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Lethbridge Herald Newspaper Archives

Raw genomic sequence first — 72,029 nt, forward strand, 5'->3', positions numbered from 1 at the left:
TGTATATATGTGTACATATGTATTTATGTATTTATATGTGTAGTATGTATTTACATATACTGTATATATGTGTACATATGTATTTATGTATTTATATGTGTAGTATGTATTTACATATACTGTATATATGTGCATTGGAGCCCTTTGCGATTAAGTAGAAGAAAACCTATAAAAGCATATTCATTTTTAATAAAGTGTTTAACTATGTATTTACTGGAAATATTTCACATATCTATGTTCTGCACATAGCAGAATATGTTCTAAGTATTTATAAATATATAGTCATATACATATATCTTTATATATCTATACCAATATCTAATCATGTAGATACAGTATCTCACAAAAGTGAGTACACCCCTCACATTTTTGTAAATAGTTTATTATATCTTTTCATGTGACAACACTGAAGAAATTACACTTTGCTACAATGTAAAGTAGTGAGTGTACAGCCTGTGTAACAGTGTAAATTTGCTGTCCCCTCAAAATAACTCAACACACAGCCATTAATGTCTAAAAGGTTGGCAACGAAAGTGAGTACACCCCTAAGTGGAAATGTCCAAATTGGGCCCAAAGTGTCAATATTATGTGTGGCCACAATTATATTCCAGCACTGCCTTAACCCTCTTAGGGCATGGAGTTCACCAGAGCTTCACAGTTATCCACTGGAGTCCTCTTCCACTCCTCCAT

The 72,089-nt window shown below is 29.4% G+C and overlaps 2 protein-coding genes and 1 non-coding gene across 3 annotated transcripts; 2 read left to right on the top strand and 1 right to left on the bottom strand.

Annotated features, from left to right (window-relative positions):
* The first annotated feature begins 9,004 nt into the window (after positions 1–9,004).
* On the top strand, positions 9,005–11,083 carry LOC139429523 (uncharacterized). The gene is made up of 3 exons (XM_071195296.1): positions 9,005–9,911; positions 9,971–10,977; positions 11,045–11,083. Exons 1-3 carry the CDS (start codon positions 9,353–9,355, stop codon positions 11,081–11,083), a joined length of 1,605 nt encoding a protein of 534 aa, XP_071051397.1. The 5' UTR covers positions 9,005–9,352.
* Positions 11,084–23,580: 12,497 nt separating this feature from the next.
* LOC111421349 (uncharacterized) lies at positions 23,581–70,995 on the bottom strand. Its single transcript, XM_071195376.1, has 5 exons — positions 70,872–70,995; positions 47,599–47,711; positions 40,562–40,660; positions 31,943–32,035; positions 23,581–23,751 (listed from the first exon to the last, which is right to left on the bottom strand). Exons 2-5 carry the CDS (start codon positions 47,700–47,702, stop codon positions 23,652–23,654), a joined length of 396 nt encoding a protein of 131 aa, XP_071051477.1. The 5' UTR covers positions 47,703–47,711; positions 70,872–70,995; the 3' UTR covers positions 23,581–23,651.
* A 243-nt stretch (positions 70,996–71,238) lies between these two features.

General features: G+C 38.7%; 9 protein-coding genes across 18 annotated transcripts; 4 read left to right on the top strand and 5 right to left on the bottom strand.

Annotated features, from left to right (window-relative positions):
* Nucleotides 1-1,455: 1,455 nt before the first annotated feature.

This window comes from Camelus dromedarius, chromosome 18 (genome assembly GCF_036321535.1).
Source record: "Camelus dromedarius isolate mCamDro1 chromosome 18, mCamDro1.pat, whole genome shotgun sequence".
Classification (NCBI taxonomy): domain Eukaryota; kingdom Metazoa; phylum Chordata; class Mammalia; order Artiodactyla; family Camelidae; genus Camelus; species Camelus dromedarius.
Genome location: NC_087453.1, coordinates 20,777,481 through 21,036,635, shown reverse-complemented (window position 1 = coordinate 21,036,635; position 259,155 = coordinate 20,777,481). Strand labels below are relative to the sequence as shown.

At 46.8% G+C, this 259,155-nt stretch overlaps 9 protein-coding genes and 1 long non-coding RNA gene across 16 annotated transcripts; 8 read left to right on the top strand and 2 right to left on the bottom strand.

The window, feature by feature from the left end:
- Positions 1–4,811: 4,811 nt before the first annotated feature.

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Lethbridge Herald, The (Newspaper) - February 11, 1975, Lethbridge, Alberta LETHBRIOGE February 11, 1975 Wild rice in Ontario CANOE CROP HARVEST CAN EARN UP TO A DAY TORONTO (CP) Only about 10 per cent of a vast, rich wild rice crop in northwestern Ontario is be- ing harvested, a fact that bothers Kenora businessman Ben Ratuski. Mr. Ratuski, 39, is the owner- president of Shoal Lake Wild Rice Ltd. that last year sold pounds of the gourmet rice at a pound wholesale. "We buy all we can he said in an interview. "But we can't get enough, although it's a wild crop and there for the taking. Mr. Ratuski estimates that the potential crop is 10 million pounds a year, spread across acres of shallow bays in the Kenora and Lake of The Woods areas. Of this amount, only 1.2 million pounds was harvested in 1973 last year was a bad crop year by Ojibwa Indians who .have exclusive harvesting rights in the bays under provincial regulation. His Shoal Lake firm received pounds of the harvested crop, with the remainder sold by the Indians to buyers in Manitoba and Minnesota. It takes three pounds of the grain to produce one pound of the finish- ed rice product. Development urged Mr. Ratuski said because of the richness of the resource, pressure is being applied on the provincial government to fully develop it. He said the province is con- sidering licensing all residents of the area, not just Indians, to pick the crop. Under the plan, the about live in the would be given first choice of jobs in bad crop years. In a good year, about 800 Indians work in the bays to harvest the rice during the one-month, fall picking season. "The Indians are only taking about 10 per cent of the potential Mr. Ratuski said. As long as only Indians are permitted to harvest the rice, crop yields would not change appreciably. The crop is harvested from a canoe. On good days, two pickers can net to a day. Wild rice retails for to a pound, depending on where it is bought in Canada, except in Kenora where it sells for Started in 1925 Mr. Ratuski took over the business from his father, Peter, who started trading in wild rice in 1925. "I was born into the wild rice business." His father, who died eight years ago, was a grocer who was introduced to the industry when he bought a warehouse full of rice from speculators for four cents a pound. Unable to find a buyer, he was forced to keep the rice in storage for one year when he finally found a Minnesota speculator who gave him six cents a pound for the entire lot. "My dad thought he had really, made a Mr. Ratuski recalled. "But three weeks later, another. Minnesota buyer offered him 10 cents, and his face dropped. From then on, he was hooked." "At that time7 the Indians harvested the rice mainly for their own use as a food he said. "They would roast it on an open fire and then dance on it to take off the husks." Today, the rice is processed in a modern plant at Keewatin, near Kenora.- Although the firm sells in Canada and exports to Germany, Britain and France, Mr. Ratuski said the job of developing markets has only begun. "The potential market is world- wide and unlimited." His firm has only recently developed a canned product of ready to serve wild rice which "is going to be our big product because it is so convenient." One of his chief problems has been to educate people to dis- tinguish wild rice from ordinary rice. 'Nutty flavor' "Wild rice has a distinctive nutty he said. "But the difference is actually in the food value. Wild rice is high in protein while white rice is not." A recent trend in Manitoba and Minnesota, where the bays are not as numerous or of similar quality as in the Kenora district, has been towards cultivating the grain. About 80 per cent of Minnesota's production now is cultivated. Mr. Ratuski said there is also a big difference in the quality of his firm's product and the cultivated wild rice. But the cultivated product is still being called wild rice by his competitors. "To counter this, I'm seriously thinking of changing all our labels and calling our product wild, wild rice. That has a pretty good con- notation that our product is really wild." By JOE DUPUIS, CP Business Editor ;